School Adjustment

The time spent at school takes a major part of any child or adolescent' life. As an adolescent, one daily spends almost half the day in school, which in totally is almost 2/3rd time of one's teenage life. School teaches us almost all the good things that should be acquired. School is the training ground for all virtues that make a responsible young adult. It is the first step to a routine and disciplined life. Values of collective effort in life, lessons of self-control, truthfulness, kindness, duty, punctuality and adjustment are all learned as a child begins school. 
 
School adjustment is the process of adapting to the role of being a student and to various other aspects of the school environment, in the absence of which can lead to stress, school refusal or school dropout by adolescents. As students, adolescents face many adjustments in school. From year to year, there are changes in teachers, classrooms, school and class rules and procedures, performance expectations, difficulty of the work, and peers. Hence, an adolescent's adjustment at school is as important as adjustment at home. Student's experiences at school and adjustment to school can exert both positive and negative influences on their development. These influences extend beyond school-specific behavior (e.g., academic performance, attendance at school) to socialization, life virtues, skill development, career planning, personality development, etc.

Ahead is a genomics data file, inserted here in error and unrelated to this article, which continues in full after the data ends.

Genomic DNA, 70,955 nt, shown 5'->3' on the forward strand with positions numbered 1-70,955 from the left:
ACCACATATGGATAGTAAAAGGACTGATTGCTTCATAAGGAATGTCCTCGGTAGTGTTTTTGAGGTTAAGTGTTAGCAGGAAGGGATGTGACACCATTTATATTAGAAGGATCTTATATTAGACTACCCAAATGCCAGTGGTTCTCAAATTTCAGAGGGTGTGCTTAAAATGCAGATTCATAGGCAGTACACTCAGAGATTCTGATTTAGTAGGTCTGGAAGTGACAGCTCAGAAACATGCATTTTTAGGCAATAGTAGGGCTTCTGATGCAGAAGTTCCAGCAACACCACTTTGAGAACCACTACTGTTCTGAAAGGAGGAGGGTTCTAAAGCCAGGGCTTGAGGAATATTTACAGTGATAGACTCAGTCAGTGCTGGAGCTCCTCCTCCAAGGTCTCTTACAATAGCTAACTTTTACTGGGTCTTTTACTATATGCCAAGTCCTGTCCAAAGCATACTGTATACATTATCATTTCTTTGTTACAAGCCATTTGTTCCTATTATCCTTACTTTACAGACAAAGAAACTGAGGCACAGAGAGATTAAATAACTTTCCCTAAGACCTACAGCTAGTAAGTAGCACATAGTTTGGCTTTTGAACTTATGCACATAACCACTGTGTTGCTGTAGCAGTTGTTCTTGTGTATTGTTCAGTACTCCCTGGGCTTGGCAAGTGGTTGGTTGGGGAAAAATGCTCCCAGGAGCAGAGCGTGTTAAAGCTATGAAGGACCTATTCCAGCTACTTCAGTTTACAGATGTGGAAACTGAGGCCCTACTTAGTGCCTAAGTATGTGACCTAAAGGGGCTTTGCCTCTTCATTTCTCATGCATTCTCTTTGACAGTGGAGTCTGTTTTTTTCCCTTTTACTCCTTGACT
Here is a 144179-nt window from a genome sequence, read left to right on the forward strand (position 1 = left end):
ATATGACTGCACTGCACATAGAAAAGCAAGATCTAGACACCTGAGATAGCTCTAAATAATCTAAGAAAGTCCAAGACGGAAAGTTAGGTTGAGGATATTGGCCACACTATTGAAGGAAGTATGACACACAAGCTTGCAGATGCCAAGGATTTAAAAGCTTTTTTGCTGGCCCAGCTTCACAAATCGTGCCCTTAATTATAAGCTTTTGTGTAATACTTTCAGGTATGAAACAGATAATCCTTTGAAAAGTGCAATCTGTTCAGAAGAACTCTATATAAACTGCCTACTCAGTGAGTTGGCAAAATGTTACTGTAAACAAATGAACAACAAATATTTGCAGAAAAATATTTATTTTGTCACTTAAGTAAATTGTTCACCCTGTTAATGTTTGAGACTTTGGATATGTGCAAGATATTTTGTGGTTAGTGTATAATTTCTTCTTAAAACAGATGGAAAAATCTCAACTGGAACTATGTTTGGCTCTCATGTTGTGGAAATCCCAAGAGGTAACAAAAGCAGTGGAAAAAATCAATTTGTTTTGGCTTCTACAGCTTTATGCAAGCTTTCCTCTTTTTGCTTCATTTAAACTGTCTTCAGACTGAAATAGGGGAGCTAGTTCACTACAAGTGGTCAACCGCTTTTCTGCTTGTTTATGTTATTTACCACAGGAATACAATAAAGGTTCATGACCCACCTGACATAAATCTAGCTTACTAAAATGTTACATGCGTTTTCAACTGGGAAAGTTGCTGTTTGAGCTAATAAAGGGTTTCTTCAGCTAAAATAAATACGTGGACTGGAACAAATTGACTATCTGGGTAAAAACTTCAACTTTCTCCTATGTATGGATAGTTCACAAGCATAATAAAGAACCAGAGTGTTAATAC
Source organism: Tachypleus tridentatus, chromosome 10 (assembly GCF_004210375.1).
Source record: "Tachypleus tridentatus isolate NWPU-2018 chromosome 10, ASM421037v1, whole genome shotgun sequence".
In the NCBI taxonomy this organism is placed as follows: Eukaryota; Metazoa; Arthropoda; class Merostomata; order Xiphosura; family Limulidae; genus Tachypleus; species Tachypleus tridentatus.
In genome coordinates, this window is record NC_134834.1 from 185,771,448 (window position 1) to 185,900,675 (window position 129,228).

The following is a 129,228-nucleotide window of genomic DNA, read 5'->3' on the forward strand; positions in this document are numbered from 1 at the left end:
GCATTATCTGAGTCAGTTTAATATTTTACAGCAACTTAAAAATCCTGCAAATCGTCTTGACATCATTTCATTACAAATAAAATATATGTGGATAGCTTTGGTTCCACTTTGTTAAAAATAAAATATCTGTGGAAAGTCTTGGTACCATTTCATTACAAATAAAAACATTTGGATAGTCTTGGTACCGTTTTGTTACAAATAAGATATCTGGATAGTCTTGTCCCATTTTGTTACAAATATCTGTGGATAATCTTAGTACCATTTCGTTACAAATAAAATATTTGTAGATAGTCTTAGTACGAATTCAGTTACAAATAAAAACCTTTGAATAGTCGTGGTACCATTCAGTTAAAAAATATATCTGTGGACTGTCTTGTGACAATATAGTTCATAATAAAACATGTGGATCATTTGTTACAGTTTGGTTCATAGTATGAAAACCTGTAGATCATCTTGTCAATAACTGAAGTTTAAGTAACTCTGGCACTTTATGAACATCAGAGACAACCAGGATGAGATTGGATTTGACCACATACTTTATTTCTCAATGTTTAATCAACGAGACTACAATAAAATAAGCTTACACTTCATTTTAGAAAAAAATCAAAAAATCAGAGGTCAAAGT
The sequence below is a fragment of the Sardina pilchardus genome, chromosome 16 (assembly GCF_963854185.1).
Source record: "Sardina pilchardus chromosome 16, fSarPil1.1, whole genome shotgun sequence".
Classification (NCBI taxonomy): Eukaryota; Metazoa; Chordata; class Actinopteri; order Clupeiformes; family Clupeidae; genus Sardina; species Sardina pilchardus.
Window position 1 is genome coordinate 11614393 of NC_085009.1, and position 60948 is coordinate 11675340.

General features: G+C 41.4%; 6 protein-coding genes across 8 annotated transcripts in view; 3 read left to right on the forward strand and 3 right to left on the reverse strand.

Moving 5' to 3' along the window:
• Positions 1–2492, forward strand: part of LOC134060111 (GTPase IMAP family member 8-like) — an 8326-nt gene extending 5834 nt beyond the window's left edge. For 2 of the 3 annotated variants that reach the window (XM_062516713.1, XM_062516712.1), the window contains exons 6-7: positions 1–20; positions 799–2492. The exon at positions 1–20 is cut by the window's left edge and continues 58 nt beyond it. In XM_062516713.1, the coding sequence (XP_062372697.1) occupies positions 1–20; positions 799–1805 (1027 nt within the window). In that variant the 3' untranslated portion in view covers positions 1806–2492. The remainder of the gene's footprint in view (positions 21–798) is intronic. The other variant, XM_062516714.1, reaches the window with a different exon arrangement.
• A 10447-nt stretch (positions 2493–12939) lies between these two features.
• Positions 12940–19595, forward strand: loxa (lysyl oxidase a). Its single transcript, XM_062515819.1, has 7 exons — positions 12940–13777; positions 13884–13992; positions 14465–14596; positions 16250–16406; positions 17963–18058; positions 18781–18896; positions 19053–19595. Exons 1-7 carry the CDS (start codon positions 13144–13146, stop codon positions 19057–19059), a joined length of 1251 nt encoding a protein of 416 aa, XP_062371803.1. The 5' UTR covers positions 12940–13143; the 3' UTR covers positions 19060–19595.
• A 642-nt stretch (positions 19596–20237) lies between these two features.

Adjustment to any environment takes its own time, but parents can adopt a few measures to help their adolescent adjust better at school, such as:
 
  • Being positively involved in the adolescent's school life, taking interest in their extra-curricular activities, upcoming events, and relationship with teachers, peer interactions, etc. This will make a parent more familiar with the school and the adolescent's adjustment at the school.
  • Being in touch with school counsellor and authorities and being aware of any issues pertaining to school adjustment. 
  • Encouraging the adolescent to participate in school activities, extra-curricular hobbies, etc., this will not only improve his/her confidence, but also provide opportunity for interaction with peers. 
  • Being vigilant to the adolescent's mood changes, and addressing the same with the child. 
  • Keeping an open communicative and friendly relationship with the adolescent and being supportive if they share their concern. 
  • Helping them socialize better by arranging play activities, celebrations, or a get together at home. It is easier for them to socialize when they are in a relaxed environment and in a familiar set up like home.
 
 "I can't change the direction of the wind, but I can adjust my sails to always reach my destination." - Jimmy Dean